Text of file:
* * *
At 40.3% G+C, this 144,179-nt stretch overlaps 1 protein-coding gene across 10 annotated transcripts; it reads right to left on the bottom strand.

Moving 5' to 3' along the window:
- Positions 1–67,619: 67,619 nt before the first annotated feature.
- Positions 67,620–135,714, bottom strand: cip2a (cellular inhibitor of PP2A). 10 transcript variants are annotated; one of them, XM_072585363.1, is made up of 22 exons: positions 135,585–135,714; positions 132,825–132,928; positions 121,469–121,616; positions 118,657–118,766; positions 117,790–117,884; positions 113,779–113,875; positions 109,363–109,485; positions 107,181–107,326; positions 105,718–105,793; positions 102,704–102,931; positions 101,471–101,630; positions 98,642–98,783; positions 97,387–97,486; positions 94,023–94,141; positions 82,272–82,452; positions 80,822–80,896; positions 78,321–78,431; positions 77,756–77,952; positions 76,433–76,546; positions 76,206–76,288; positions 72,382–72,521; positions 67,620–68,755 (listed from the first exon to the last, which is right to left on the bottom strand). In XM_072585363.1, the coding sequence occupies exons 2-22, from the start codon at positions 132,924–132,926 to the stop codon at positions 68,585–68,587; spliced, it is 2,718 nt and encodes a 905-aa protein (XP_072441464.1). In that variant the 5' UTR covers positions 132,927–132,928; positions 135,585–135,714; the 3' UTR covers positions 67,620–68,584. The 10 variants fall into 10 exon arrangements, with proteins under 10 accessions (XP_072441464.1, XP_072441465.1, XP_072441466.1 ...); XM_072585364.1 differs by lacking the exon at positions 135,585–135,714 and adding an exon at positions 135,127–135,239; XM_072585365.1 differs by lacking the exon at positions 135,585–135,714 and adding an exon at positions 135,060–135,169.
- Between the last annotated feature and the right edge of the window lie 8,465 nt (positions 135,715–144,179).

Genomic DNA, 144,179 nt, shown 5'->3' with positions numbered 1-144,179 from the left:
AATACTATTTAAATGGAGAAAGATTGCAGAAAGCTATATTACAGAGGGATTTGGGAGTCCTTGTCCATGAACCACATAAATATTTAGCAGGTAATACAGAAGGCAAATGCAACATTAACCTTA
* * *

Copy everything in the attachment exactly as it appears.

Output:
At 40.3% G+C, this 144,179-nt stretch overlaps 1 protein-coding gene across 10 annotated transcripts; it reads right to left on the bottom strand.

Moving 5' to 3' along the window:
- Positions 1–67,619: 67,619 nt before the first annotated feature.
- Positions 67,620–135,714, bottom strand: cip2a (cellular inhibitor of PP2A). 10 transcript variants are annotated; one of them, XM_072585363.1, is made up of 22 exons: positions 135,585–135,714; positions 132,825–132,928; positions 121,469–121,616; positions 118,657–118,766; positions 117,790–117,884; positions 113,779–113,875; positions 109,363–109,485; positions 107,181–107,326; positions 105,718–105,793; positions 102,704–102,931; positions 101,471–101,630; positions 98,642–98,783; positions 97,387–97,486; positions 94,023–94,141; positions 82,272–82,452; positions 80,822–80,896; positions 78,321–78,431; positions 77,756–77,952; positions 76,433–76,546; positions 76,206–76,288; positions 72,382–72,521; positions 67,620–68,755 (listed from the first exon to the last, which is right to left on the bottom strand). In XM_072585363.1, the coding sequence occupies exons 2-22, from the start codon at positions 132,924–132,926 to the stop codon at positions 68,585–68,587; spliced, it is 2,718 nt and encodes a 905-aa protein (XP_072441464.1). In that variant the 5' UTR covers positions 132,927–132,928; positions 135,585–135,714; the 3' UTR covers positions 67,620–68,584. The 10 variants fall into 10 exon arrangements, with proteins under 10 accessions (XP_072441464.1, XP_072441465.1, XP_072441466.1 ...); XM_072585364.1 differs by lacking the exon at positions 135,585–135,714 and adding an exon at positions 135,127–135,239; XM_072585365.1 differs by lacking the exon at positions 135,585–135,714 and adding an exon at positions 135,060–135,169.
- Between the last annotated feature and the right edge of the window lie 8,465 nt (positions 135,715–144,179).

Genomic DNA, 144,179 nt, shown 5'->3' with positions numbered 1-144,179 from the left:
AATACTATTTAAATGGAGAAAGATTGCAGAAAGCTATATTACAGAGGGATTTGGGAGTCCTTGTCCATGAACCACATAAATATTTAGCAGGTAATACAGAAGGCAAATGCAACATTAACCTTA